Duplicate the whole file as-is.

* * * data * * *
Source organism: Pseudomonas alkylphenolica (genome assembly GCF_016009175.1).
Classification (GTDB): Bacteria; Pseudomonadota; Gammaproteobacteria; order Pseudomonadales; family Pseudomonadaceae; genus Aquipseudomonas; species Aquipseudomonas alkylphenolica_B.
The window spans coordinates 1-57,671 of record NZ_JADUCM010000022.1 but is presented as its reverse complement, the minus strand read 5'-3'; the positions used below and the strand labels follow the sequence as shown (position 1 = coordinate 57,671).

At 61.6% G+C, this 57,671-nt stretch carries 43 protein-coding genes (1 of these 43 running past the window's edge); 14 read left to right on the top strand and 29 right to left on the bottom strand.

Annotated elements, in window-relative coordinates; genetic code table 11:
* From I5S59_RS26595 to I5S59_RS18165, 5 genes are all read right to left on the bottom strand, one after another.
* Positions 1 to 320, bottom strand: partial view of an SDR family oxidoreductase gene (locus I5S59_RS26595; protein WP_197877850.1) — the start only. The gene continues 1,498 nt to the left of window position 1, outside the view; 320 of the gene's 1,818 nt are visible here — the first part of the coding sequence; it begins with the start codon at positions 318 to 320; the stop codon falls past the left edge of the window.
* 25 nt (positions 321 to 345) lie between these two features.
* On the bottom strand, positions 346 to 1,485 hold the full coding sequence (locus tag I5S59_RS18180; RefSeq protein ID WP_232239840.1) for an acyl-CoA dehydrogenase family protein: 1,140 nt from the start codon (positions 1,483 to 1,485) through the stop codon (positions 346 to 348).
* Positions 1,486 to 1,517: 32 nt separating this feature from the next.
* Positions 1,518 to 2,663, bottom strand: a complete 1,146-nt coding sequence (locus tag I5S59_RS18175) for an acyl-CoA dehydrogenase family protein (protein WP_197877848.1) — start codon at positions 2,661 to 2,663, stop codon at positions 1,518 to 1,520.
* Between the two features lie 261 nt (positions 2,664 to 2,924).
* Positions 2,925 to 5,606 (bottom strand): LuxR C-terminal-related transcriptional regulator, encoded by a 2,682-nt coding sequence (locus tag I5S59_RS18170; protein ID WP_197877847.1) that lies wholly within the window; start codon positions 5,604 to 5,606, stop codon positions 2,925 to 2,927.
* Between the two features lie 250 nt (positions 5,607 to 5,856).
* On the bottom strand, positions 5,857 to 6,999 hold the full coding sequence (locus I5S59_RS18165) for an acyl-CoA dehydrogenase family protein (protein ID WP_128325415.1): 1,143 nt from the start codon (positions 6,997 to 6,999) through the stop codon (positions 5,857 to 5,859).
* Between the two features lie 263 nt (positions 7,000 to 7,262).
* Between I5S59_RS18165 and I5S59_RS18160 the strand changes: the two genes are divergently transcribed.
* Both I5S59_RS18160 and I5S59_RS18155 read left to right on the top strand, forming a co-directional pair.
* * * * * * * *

Source organism: Pseudomonas alkylphenolica (genome assembly GCF_016009175.1).
Classification (GTDB): Bacteria; Pseudomonadota; Gammaproteobacteria; order Pseudomonadales; family Pseudomonadaceae; genus Aquipseudomonas; species Aquipseudomonas alkylphenolica_B.
The window spans coordinates 1-57,671 of record NZ_JADUCM010000022.1 but is presented as its reverse complement, the minus strand read 5'-3'; the positions used below and the strand labels follow the sequence as shown (position 1 = coordinate 57,671).

At 61.6% G+C, this 57,671-nt stretch carries 43 protein-coding genes (1 of these 43 running past the window's edge); 14 read left to right on the top strand and 29 right to left on the bottom strand.

Annotated elements, in window-relative coordinates; genetic code table 11:
* From I5S59_RS26595 to I5S59_RS18165, 5 genes are all read right to left on the bottom strand, one after another.
* Positions 1 to 320, bottom strand: partial view of an SDR family oxidoreductase gene (locus I5S59_RS26595; protein WP_197877850.1) — the start only. The gene continues 1,498 nt to the left of window position 1, outside the view; 320 of the gene's 1,818 nt are visible here — the first part of the coding sequence; it begins with the start codon at positions 318 to 320; the stop codon falls past the left edge of the window.
* 25 nt (positions 321 to 345) lie between these two features.
* On the bottom strand, positions 346 to 1,485 hold the full coding sequence (locus tag I5S59_RS18180; RefSeq protein ID WP_232239840.1) for an acyl-CoA dehydrogenase family protein: 1,140 nt from the start codon (positions 1,483 to 1,485) through the stop codon (positions 346 to 348).
* Positions 1,486 to 1,517: 32 nt separating this feature from the next.
* Positions 1,518 to 2,663, bottom strand: a complete 1,146-nt coding sequence (locus tag I5S59_RS18175) for an acyl-CoA dehydrogenase family protein (protein WP_197877848.1) — start codon at positions 2,661 to 2,663, stop codon at positions 1,518 to 1,520.
* Between the two features lie 261 nt (positions 2,664 to 2,924).
* Positions 2,925 to 5,606 (bottom strand): LuxR C-terminal-related transcriptional regulator, encoded by a 2,682-nt coding sequence (locus tag I5S59_RS18170; protein ID WP_197877847.1) that lies wholly within the window; start codon positions 5,604 to 5,606, stop codon positions 2,925 to 2,927.
* Between the two features lie 250 nt (positions 5,607 to 5,856).
* On the bottom strand, positions 5,857 to 6,999 hold the full coding sequence (locus I5S59_RS18165) for an acyl-CoA dehydrogenase family protein (protein ID WP_128325415.1): 1,143 nt from the start codon (positions 6,997 to 6,999) through the stop codon (positions 5,857 to 5,859).
* Between the two features lie 263 nt (positions 7,000 to 7,262).
* Between I5S59_RS18165 and I5S59_RS18160 the strand changes: the two genes are divergently transcribed.
* Both I5S59_RS18160 and I5S59_RS18155 read left to right on the top strand, forming a co-directional pair.